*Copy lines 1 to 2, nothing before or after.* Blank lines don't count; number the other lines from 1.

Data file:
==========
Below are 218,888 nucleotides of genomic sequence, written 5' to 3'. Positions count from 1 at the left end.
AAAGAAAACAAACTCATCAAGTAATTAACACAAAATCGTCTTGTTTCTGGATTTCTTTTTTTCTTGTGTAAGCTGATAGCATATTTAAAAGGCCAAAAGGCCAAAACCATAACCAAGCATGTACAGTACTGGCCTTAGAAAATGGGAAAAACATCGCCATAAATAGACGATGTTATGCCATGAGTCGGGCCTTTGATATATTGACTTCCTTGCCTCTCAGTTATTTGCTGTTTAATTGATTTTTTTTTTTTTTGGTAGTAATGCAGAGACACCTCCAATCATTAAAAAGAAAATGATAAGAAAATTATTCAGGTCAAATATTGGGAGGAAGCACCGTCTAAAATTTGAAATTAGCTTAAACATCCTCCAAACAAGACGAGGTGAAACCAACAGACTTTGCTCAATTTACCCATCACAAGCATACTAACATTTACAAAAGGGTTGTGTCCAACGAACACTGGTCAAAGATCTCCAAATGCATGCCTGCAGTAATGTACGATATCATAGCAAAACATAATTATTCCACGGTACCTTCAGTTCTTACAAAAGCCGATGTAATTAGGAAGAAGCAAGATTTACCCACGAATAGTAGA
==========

Below are 218,888 nucleotides of genomic sequence, written 5' to 3'. Positions count from 1 at the left end.
AAAGAAAACAAACTCATCAAGTAATTAACACAAAATCGTCTTGTTTCTGGATTTCTTTTTTTCTTGTGTAAGCTGATAGCATATTTAAAAGGCCAAAAGGCCAAAACCATAACCAAGCATGTACAGTACTGGCCTTAGAAAATGGGAAAAACATCGCCATAAATAGACGATGTTATGCCATGAGTCGGGCCTTTGATATATTGACTTCCTTGCCTCTCAGTTATTTGCTGTTTAATTGATTTTTTTTTTTTTTGGTAGTAATGCAGAGACACCTCCAATCATTAAAAAGAAAATGATAAGAAAATTATTCAGGTCAAATATTGGGAGGAAGCACCGTCTAAAATTTGAAATTAGCTTAAACATCCTCCAAACAAGACGAGGTGAAACCAACAGACTTTGCTCAATTTACCCATCACAAGCATACTAACATTTACAAAAGGGTTGTGTCCAACGAACACTGGTCAAAGATCTCCAAATGCATGCCTGCAGTAATGTACGATATCATAGCAAAACATAATTATTCCACGGTACCTTCAGTTCTTACAAAAGCCGATGTAATTAGGAAGAAGCAAGATTTACCCACGAATAGTAGA